This manuscript letter opens with Rigby providing Owen with an account of the progress he has made with tasks carried out on his behalf. This includes paying a visit to Mr. Cotter [Owen's publisher], and whilst there being told they no longer wish to have their name printed on any of Owen's works. Rigby enquires as to the reason, and it is indicated to him that the works of Mr. Allhusen in which he states he disbelieves in God are to blame. Rigby thinks such a statement to be a "very foolish" one.
Discussion referring to Allhusen follows, with Rigby stating that whilst he believes him to be a "warm hearted man" he is nevertheless a French man, and someone, therefore, who has a "great feeling for a revolution". Rigby has attempted to convince him that [social] change should not require physical force and pointed out to him that the "leading minds in England so not place any faith in Revolution".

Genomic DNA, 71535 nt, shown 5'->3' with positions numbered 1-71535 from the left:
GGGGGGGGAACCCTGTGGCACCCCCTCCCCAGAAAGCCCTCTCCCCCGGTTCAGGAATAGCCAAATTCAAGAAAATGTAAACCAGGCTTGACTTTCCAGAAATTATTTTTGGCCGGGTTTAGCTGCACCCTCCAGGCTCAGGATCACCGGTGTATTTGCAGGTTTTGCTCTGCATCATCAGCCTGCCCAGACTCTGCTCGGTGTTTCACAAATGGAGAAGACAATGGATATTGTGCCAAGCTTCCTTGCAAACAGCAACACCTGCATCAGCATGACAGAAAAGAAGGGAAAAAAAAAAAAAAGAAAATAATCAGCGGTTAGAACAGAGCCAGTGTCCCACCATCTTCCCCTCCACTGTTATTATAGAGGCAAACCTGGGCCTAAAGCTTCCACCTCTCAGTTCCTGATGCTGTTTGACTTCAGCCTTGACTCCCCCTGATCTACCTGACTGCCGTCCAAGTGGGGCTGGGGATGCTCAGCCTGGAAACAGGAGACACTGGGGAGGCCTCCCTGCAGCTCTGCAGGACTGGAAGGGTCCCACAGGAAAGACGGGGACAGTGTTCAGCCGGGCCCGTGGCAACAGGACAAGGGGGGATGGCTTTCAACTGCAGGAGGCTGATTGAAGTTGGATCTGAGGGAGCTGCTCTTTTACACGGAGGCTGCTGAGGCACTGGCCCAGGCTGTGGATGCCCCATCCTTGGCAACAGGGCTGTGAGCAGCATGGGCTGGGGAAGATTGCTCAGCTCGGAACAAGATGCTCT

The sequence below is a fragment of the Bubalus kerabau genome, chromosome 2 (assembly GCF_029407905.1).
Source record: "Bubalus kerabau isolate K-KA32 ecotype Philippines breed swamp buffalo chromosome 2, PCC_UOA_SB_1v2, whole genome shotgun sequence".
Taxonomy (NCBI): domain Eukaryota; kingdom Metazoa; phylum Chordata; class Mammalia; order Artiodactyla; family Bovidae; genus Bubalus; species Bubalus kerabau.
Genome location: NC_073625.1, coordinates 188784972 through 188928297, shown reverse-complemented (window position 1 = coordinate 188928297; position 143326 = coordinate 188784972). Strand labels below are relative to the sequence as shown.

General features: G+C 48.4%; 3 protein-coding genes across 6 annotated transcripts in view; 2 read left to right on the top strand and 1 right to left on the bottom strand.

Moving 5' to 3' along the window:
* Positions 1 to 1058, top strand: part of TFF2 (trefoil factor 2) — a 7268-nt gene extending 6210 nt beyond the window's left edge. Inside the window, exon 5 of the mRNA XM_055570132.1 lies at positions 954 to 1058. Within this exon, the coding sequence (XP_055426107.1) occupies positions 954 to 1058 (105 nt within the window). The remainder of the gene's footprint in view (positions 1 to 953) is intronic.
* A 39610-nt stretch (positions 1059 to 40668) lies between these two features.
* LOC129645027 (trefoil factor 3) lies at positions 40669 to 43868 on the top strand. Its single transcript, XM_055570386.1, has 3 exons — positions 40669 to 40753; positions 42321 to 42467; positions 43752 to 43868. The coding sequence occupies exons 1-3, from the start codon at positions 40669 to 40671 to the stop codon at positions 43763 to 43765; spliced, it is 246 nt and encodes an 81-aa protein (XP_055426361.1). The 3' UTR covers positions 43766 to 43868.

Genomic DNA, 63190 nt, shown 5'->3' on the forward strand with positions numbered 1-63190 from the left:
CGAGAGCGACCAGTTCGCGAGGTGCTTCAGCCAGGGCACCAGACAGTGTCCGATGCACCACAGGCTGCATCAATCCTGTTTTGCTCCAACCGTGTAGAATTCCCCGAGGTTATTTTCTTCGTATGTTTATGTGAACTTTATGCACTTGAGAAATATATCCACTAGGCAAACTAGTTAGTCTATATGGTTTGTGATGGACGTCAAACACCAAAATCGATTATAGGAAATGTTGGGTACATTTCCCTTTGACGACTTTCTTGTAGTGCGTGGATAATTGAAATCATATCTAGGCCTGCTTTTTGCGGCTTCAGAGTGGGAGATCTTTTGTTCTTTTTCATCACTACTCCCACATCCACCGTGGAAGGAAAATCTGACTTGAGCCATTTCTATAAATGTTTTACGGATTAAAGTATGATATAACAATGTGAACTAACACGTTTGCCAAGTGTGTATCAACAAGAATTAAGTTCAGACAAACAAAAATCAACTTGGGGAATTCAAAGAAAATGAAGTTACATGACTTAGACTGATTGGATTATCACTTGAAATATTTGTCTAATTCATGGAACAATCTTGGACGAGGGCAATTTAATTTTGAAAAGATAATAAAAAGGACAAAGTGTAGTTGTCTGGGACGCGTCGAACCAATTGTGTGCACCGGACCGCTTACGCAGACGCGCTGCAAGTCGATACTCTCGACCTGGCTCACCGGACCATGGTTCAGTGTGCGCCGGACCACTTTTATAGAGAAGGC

The [National] Sunday League held a meeting [in London] and about 100,000 people attended and a "private band" played; money was raised to in support of the campaign.